|US4837939 *||Feb 1, 1988||Jun 13, 1989||Pullen Adrian C||Template for marking or cutting a shaped corner on a workpiece|
|US5114285 *||Mar 4, 1991||May 19, 1992||Brydon Michael K||Door drilling template|
|US5423357 *||Jun 7, 1994||Jun 13, 1995||Vermont American Corp.||Apparatus for cutting interlocking joints|
|US5937613 *||Apr 11, 1997||Aug 17, 1999||Vess, Sr.; Michael Gene||Upright stud positioning slide|
|US6240822 *||Jul 28, 1999||Jun 5, 2001||Ronald L. Musser||Adjustable precision indexing jig|
|US6881018 *||Jun 20, 2002||Apr 19, 2005||Dennis C. Stoscher||Apparatus and method for shaping an edge of a tile|
|US6962180 *||Jun 14, 2004||Nov 8, 2005||Rollie Nathaniel White||Attachment fixture for manufacturing elliptical arches using a single-pass radius molding system|
|US7207753 *||Apr 19, 2005||Apr 24, 2007||Dennis C Stoscher||Apparatus and method for shaping an edge of a tile|
|US20030235478 *||Jun 20, 2002||Dec 25, 2003||Stoscher Dennis C.||Apparatus and method for shaping an edge of a tile|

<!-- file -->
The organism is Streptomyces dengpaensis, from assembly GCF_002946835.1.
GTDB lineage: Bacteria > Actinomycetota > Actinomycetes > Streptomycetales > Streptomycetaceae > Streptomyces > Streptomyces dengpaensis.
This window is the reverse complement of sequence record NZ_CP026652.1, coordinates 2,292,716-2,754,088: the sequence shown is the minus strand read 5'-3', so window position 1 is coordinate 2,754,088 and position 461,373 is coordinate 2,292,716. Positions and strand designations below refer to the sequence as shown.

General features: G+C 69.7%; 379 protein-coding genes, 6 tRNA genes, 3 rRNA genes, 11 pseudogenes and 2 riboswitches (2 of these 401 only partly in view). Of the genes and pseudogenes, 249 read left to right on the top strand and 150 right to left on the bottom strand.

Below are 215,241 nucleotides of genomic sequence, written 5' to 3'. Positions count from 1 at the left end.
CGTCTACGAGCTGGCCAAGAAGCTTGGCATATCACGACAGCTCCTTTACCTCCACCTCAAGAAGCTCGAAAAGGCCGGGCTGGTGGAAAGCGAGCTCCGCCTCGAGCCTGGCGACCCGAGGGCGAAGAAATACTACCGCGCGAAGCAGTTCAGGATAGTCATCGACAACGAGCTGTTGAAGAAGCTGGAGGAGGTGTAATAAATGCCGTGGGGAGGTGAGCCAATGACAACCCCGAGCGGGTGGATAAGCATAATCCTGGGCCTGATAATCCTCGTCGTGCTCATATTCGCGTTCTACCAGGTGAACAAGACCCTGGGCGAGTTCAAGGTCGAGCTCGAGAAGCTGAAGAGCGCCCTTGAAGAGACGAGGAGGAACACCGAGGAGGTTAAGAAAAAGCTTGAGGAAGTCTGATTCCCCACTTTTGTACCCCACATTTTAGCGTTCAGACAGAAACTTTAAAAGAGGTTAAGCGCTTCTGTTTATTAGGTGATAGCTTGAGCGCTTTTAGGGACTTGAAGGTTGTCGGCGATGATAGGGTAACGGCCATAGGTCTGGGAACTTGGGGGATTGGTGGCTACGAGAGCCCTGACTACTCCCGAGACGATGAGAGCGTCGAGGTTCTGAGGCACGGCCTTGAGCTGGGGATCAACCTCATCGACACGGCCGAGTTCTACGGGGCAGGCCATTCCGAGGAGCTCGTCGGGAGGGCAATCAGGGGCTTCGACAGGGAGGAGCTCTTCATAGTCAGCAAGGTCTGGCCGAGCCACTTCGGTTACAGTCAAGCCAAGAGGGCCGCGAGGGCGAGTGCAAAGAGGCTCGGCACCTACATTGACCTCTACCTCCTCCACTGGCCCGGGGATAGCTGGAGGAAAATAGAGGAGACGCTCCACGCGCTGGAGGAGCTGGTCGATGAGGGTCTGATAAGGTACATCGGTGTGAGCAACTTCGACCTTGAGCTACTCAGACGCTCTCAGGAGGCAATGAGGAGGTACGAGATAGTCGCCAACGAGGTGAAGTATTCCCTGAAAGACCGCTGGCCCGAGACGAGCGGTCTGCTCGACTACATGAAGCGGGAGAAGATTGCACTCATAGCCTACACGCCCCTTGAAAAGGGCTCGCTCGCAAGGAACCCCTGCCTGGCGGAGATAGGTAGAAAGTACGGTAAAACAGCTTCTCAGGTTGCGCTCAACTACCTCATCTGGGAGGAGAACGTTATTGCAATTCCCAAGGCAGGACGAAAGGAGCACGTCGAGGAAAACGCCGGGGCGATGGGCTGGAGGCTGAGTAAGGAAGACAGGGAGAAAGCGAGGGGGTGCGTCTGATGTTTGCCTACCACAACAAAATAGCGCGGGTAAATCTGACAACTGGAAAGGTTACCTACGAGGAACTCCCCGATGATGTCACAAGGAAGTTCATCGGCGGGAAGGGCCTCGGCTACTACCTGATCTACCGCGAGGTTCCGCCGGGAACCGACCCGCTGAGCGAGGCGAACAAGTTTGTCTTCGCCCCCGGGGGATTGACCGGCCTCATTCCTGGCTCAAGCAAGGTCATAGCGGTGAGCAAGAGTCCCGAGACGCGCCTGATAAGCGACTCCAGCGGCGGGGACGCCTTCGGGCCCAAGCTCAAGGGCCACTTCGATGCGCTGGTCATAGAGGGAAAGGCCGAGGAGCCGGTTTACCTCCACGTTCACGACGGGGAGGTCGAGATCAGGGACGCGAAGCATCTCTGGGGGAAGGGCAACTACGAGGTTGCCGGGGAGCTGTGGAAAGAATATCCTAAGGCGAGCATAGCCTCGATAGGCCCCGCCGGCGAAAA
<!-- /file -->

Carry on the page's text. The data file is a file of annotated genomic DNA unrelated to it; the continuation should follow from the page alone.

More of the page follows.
|US20050005999 *||Jun 14, 2004||Jan 13, 2005||White Rollie Nathaniel||Attachment fixture for manufacturing elliptical arches using a single-pass radius molding system|
|US20060048373 *||Apr 19, 2005||Mar 9, 2006||Stoscher Dennis C||Apparatus and method for shaping an edge of a tile|
|DE29516325U1 *||Oct 14, 1995||Jan 25, 1996||Masch Baumechanik Ralf Laskows||Fräslehre zum Fräsen von Ausnehmungen mittels einer Handoberfräse|
|U.S. Classification||144/144.52, 33/562, 409/130, 144/144.1|
|International Classification||B23Q35/44, B23Q35/10|
|Cooperative Classification||Y10T409/303696, B23Q35/44, B23Q35/104|
|European Classification||B23Q35/44, B23Q35/10B2C|
|Aug 23, 1985||AS||Assignment|
Owner name: ARMAS & HARSHBARGER MANUFACTURING COMPANY, 1914 NA
Free format text: ASSIGNMENT OF ASSIGNORS INTEREST.;ASSIGNOR:ARMAS, JOE;REEL/FRAME:004444/0776
Effective date: 19850628
|May 1, 1989||FPAY||Fee payment|
Year of fee payment: 4
|Jun 17, 1993||REMI||Maintenance fee reminder mailed|
|Nov 14, 1993||LAPS||Lapse for failure to pay maintenance fees|
|Jan 25, 1994||FP||Expired due to failure to pay maintenance fee|
Effective date: 19891114